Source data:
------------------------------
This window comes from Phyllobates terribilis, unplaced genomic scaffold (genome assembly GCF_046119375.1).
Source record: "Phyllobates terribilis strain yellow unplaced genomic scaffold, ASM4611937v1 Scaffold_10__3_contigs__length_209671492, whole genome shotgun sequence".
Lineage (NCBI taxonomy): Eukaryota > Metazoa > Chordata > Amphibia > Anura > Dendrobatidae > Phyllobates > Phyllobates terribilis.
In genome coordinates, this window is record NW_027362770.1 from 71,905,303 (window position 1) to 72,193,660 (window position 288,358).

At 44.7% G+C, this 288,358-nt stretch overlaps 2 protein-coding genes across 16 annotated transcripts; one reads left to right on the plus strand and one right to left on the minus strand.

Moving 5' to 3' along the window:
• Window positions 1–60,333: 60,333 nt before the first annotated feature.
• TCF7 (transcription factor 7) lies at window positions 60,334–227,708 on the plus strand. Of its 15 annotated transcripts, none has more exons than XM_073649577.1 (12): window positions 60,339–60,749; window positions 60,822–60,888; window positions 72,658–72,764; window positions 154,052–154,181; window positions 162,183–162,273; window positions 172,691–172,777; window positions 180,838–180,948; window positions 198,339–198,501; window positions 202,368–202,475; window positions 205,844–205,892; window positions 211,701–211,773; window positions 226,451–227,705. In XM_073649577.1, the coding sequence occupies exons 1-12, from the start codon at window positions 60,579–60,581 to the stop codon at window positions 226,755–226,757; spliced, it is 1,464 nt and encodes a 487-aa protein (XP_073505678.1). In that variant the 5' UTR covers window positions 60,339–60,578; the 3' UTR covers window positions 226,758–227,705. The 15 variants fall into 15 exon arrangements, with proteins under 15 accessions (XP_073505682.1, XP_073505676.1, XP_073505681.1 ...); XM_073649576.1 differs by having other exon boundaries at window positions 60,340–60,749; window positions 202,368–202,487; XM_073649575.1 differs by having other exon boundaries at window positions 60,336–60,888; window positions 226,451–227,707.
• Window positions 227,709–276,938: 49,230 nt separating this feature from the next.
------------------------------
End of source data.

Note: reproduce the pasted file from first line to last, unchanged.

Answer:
This window comes from Phyllobates terribilis, unplaced genomic scaffold (genome assembly GCF_046119375.1).
Source record: "Phyllobates terribilis strain yellow unplaced genomic scaffold, ASM4611937v1 Scaffold_10__3_contigs__length_209671492, whole genome shotgun sequence".
Lineage (NCBI taxonomy): Eukaryota > Metazoa > Chordata > Amphibia > Anura > Dendrobatidae > Phyllobates > Phyllobates terribilis.
In genome coordinates, this window is record NW_027362770.1 from 71,905,303 (window position 1) to 72,193,660 (window position 288,358).

At 44.7% G+C, this 288,358-nt stretch overlaps 2 protein-coding genes across 16 annotated transcripts; one reads left to right on the plus strand and one right to left on the minus strand.

Moving 5' to 3' along the window:
• Window positions 1–60,333: 60,333 nt before the first annotated feature.
• TCF7 (transcription factor 7) lies at window positions 60,334–227,708 on the plus strand. Of its 15 annotated transcripts, none has more exons than XM_073649577.1 (12): window positions 60,339–60,749; window positions 60,822–60,888; window positions 72,658–72,764; window positions 154,052–154,181; window positions 162,183–162,273; window positions 172,691–172,777; window positions 180,838–180,948; window positions 198,339–198,501; window positions 202,368–202,475; window positions 205,844–205,892; window positions 211,701–211,773; window positions 226,451–227,705. In XM_073649577.1, the coding sequence occupies exons 1-12, from the start codon at window positions 60,579–60,581 to the stop codon at window positions 226,755–226,757; spliced, it is 1,464 nt and encodes a 487-aa protein (XP_073505678.1). In that variant the 5' UTR covers window positions 60,339–60,578; the 3' UTR covers window positions 226,758–227,705. The 15 variants fall into 15 exon arrangements, with proteins under 15 accessions (XP_073505682.1, XP_073505676.1, XP_073505681.1 ...); XM_073649576.1 differs by having other exon boundaries at window positions 60,340–60,749; window positions 202,368–202,487; XM_073649575.1 differs by having other exon boundaries at window positions 60,336–60,888; window positions 226,451–227,707.
• Window positions 227,709–276,938: 49,230 nt separating this feature from the next.